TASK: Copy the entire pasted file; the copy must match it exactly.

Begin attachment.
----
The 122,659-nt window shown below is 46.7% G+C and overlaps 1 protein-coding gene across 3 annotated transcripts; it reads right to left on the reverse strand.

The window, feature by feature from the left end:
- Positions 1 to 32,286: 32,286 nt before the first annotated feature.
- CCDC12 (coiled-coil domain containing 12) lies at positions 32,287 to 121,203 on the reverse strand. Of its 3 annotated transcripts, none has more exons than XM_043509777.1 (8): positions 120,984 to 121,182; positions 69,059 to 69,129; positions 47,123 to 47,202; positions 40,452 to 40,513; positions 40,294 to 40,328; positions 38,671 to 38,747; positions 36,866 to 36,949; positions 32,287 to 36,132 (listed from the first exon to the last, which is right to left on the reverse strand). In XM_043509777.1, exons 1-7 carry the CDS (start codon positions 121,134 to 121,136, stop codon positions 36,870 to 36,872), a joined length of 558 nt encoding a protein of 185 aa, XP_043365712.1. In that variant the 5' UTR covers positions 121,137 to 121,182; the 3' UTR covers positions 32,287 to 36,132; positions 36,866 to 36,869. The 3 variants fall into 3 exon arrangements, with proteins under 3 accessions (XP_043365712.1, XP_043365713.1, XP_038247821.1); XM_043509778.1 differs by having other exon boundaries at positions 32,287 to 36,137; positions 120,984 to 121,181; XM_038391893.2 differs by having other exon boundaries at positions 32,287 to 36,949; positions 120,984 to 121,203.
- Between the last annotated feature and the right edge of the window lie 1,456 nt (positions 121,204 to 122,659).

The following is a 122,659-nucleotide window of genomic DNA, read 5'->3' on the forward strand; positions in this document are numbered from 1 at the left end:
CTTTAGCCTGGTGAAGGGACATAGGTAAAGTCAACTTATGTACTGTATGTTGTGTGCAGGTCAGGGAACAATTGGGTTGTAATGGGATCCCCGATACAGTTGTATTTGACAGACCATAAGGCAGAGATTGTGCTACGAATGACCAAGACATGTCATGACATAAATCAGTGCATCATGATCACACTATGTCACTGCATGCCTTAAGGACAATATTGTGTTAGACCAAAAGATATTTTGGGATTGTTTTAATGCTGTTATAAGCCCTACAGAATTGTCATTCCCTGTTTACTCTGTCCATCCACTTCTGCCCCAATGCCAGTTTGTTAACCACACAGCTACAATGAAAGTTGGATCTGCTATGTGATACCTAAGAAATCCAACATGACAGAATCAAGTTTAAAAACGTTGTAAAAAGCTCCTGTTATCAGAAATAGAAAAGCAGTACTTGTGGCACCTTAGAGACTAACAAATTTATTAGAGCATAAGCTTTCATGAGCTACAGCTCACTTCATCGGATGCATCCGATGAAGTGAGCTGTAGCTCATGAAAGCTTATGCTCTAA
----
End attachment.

The 122,659-nt window shown below is 46.7% G+C and overlaps 1 protein-coding gene across 3 annotated transcripts; it reads right to left on the reverse strand.

The window, feature by feature from the left end:
- Positions 1 to 32,286: 32,286 nt before the first annotated feature.
- CCDC12 (coiled-coil domain containing 12) lies at positions 32,287 to 121,203 on the reverse strand. Of its 3 annotated transcripts, none has more exons than XM_043509777.1 (8): positions 120,984 to 121,182; positions 69,059 to 69,129; positions 47,123 to 47,202; positions 40,452 to 40,513; positions 40,294 to 40,328; positions 38,671 to 38,747; positions 36,866 to 36,949; positions 32,287 to 36,132 (listed from the first exon to the last, which is right to left on the reverse strand). In XM_043509777.1, exons 1-7 carry the CDS (start codon positions 121,134 to 121,136, stop codon positions 36,870 to 36,872), a joined length of 558 nt encoding a protein of 185 aa, XP_043365712.1. In that variant the 5' UTR covers positions 121,137 to 121,182; the 3' UTR covers positions 32,287 to 36,132; positions 36,866 to 36,869. The 3 variants fall into 3 exon arrangements, with proteins under 3 accessions (XP_043365712.1, XP_043365713.1, XP_038247821.1); XM_043509778.1 differs by having other exon boundaries at positions 32,287 to 36,137; positions 120,984 to 121,181; XM_038391893.2 differs by having other exon boundaries at positions 32,287 to 36,949; positions 120,984 to 121,203.
- Between the last annotated feature and the right edge of the window lie 1,456 nt (positions 121,204 to 122,659).

The following is a 122,659-nucleotide window of genomic DNA, read 5'->3' on the forward strand; positions in this document are numbered from 1 at the left end:
CTTTAGCCTGGTGAAGGGACATAGGTAAAGTCAACTTATGTACTGTATGTTGTGTGCAGGTCAGGGAACAATTGGGTTGTAATGGGATCCCCGATACAGTTGTATTTGACAGACCATAAGGCAGAGATTGTGCTACGAATGACCAAGACATGTCATGACATAAATCAGTGCATCATGATCACACTATGTCACTGCATGCCTTAAGGACAATATTGTGTTAGACCAAAAGATATTTTGGGATTGTTTTAATGCTGTTATAAGCCCTACAGAATTGTCATTCCCTGTTTACTCTGTCCATCCACTTCTGCCCCAATGCCAGTTTGTTAACCACACAGCTACAATGAAAGTTGGATCTGCTATGTGATACCTAAGAAATCCAACATGACAGAATCAAGTTTAAAAACGTTGTAAAAAGCTCCTGTTATCAGAAATAGAAAAGCAGTACTTGTGGCACCTTAGAGACTAACAAATTTATTAGAGCATAAGCTTTCATGAGCTACAGCTCACTTCATCGGATGCATCCGATGAAGTGAGCTGTAGCTCATGAAAGCTTATGCTCTAA